United States District Court, W.D. Wisconsin
D. PETERSON District Judge
plaintiff Pat Schottler brings this action for the alleged
violations of his First Amendment right to freedom of speech.
The “root” of this case, Schottler says,
“comes from asking a girl out on a date.” Dkt. 1,
at 5. Schottler repeatedly made unwelcomed romantic advances
toward defendant Jane Doe, but she saw those advances as
harassment. She hired an attorney, defendant Kristina E.
Williamson, who secured from a Wisconsin state court an
injunction that enjoined Schottler from harassing Jane Doe.
Schottler says he was arrested 17 times apparently for
harassing Jane Doe. Dkt. 1, at 6.
has filed three documents: (1) a complaint, Dkt. 1, (2) a
request for summons, Dkt. 7, and (3) a “motion for
publicity, ” Dkt. 3. Each lacks merit. Schottler has
paid the $400 filing fee. Defendants move to dismiss
Schottler's claims. I will grant their motions and
dismiss the action.
understand Schottler to contend that his right to freedom of
speech was allegedly violated on two occasions: (1) when the
St. Croix County Circuit Court enjoined him from harassing
Jane Doe; and (2) when the state court denied his request to
order the news media to publish his harassment case on the
news. Schottler is suing Jane Doe, her attorney defendant
Kristina E. Williamson, and the State of Wisconsin. His other
submissions suggest that he would also like to bring claims
against the state court judges who have entered orders
against him and denied his requests for relief.
the Rooker-Feldman doctrine, this court has no
jurisdiction to review the challenged decisions by Wisconsin
state courts. If Schottler thought that those decisions
violated his constitutional rights, he must appeal them
through state courts and then ultimately to the United States
Supreme Court. See Brown v. Bowman, 668 F.3d 437,
442 (7th Cir. 2012); Young v. Murphy, 90 F.3d 1225,
1230 (7th Cir. 1996). Although it is difficult to understand
exactly what Schottler is asking for, he appears to believe
that the next step in challenging the state court decisions
is to file a suit in a federal district court. See
Dkt. 1, at 4 (“This case is being brought into federal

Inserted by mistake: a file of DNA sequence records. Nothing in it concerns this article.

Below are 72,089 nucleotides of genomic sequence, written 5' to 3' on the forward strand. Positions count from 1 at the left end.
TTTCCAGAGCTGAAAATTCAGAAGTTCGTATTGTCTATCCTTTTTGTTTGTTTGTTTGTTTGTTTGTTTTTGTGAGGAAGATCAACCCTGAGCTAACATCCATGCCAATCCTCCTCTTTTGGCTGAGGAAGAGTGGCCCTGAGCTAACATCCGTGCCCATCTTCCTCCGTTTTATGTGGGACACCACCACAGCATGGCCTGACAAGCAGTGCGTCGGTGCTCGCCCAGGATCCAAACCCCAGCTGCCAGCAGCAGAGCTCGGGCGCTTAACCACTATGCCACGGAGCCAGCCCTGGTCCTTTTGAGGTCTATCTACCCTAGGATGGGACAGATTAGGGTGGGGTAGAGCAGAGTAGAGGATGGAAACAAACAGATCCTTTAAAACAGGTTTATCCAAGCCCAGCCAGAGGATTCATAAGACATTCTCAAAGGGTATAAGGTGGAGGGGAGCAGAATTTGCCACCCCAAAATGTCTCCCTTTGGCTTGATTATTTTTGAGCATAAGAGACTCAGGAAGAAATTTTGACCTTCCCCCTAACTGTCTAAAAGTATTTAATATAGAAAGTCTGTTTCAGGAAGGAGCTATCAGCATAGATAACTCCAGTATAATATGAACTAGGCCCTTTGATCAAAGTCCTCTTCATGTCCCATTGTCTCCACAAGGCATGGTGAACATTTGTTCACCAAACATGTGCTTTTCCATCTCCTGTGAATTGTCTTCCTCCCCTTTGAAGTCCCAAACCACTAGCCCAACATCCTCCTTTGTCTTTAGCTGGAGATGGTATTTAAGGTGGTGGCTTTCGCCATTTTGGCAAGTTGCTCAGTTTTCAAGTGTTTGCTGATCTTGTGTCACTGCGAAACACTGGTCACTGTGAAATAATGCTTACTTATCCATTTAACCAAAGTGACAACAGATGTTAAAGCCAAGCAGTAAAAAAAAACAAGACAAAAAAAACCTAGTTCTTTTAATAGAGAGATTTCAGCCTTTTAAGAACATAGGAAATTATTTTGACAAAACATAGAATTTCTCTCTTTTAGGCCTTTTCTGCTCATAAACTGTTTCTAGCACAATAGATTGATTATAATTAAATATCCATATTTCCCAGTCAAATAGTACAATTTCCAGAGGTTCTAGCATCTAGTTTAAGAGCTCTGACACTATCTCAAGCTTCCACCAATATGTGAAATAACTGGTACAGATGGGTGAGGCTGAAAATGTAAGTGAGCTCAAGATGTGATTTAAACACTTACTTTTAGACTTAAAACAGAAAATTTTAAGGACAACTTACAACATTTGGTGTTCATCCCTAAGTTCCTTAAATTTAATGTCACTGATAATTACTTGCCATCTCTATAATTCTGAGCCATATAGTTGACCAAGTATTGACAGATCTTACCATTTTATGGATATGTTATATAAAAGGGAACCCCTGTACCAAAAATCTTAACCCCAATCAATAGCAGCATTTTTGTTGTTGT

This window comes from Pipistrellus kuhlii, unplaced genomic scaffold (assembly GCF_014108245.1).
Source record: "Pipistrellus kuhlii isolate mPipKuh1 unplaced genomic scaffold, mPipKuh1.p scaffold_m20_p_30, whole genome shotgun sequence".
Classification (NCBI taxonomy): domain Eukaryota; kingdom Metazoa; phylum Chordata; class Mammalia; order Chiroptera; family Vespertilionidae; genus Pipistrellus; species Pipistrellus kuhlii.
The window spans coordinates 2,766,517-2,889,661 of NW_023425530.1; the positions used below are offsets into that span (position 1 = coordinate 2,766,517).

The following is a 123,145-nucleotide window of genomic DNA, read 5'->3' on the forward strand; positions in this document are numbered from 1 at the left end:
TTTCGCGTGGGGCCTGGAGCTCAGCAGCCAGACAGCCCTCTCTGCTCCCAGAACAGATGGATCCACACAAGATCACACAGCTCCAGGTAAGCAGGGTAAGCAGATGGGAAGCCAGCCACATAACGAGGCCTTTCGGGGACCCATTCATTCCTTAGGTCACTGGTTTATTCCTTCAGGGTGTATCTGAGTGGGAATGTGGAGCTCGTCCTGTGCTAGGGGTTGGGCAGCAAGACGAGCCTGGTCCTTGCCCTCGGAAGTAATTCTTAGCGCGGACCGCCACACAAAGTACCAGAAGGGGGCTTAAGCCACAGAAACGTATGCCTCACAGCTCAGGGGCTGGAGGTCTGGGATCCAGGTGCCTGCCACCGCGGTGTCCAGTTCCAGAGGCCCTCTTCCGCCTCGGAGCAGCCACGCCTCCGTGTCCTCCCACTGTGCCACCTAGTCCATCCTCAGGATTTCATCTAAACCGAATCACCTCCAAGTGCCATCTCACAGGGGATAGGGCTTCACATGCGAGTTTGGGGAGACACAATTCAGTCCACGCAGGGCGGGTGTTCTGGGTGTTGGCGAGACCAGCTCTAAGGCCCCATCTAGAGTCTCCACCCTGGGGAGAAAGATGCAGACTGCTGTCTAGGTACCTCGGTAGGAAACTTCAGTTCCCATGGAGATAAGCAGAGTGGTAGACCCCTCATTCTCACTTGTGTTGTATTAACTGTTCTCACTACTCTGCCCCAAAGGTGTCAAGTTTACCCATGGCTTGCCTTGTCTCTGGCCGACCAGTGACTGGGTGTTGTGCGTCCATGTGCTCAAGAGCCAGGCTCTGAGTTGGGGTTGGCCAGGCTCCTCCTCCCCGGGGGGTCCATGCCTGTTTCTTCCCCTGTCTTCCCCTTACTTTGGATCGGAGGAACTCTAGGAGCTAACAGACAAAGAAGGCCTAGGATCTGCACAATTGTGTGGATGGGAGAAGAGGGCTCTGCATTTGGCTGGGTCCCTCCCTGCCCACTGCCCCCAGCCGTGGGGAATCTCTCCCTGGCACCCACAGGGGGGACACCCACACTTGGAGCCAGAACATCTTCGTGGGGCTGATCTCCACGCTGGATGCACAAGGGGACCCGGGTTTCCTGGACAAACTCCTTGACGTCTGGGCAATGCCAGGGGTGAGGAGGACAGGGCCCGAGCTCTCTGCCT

court, because all attempts, to have Pat Schottler
constitutional rights upheld have been exhausted with in the
State of Wisconsin”). He is mistaken.
from the Rooker-Feldman doctrine, the Eleventh
Amendment bars his claims against the State of Wisconsin.
See Quern v. Jordan, 440 U.S. 332, 337 (1979);
Thomas v. Ill., 697 F.3d 612, 613 (7th Cir. 2012)
(“The suit is against a state and a state agency and
Congress did not abrogate the states' sovereign immunity
from suit under section 1983, as it could have done.”).
Likewise, he may not proceed against Williamson. Although he
appears to allege that Williamson violated his first
amendment rights, Schottler does not indicate that Williamson
is a state actor or that she may “fairly be said to be
a state actor.” London v. RBS Citizens, N.A.,
600 F.3d 742, 746 (7th Cir. 2010). And under Wisconsin law,
an attorney generally cannot “be held liable to third
parties for any acts committed within the scope of an
attorney-client agency relationship.” Green Spring
Farms v. Kersten, 136 Wis.2d 304, 321, 401 N.W.2d 816,
823 (1987). Williamson, an attorney who had an obligation to
advance her client's interests, cannot be liable for
doing her job.
Schottler proceed against Jane Doe. Although he lists Jane
Doe as a defendant on his complaint, he does not allege any
wrong doing on her part. He therefore fails to state a claim
Request for summons
has filed a letter asking for summons to be issued for
various state officials, who are mostly state judges. Dkt. 7.
I take this letter to mean that he seeks to assert claims
against those individuals. Although Schottler has not yet
filed a complaint naming these officials, the State of
Wisconsin has moved to dismiss Schottler's letter. Dkt.
10 and Dkt. 13 (amended motion). These officials are all
entitled to judicial immunity. Schottler therefore has not
stated a claim against these officials, even if I were to
treat Schottler's letter as a supplement to his
Motion for publicity
has also filed a document titled “motion for
publicity.” Dkt. 3. In that document, he states the
I am asking the Federal Judge to rule, that the state can not
punish Pat Schottler in any way, for sending this case and
all it's contents to the news. IN MY opinion it is not
appropriate, for a federal judge to cover up for state
judges, by denying publicity of a case (United States
Constitution Amendment I) where the state failed to uphold
one's freedom of speech. If the state messed up,
publicity helps them to make the right decision next time.
Id. I assume, based on the title of the document,
that he wishes the court to assist him in obtaining publicity
over this case. He seeks relief that has no basis in law,
although the court's action in this case, ...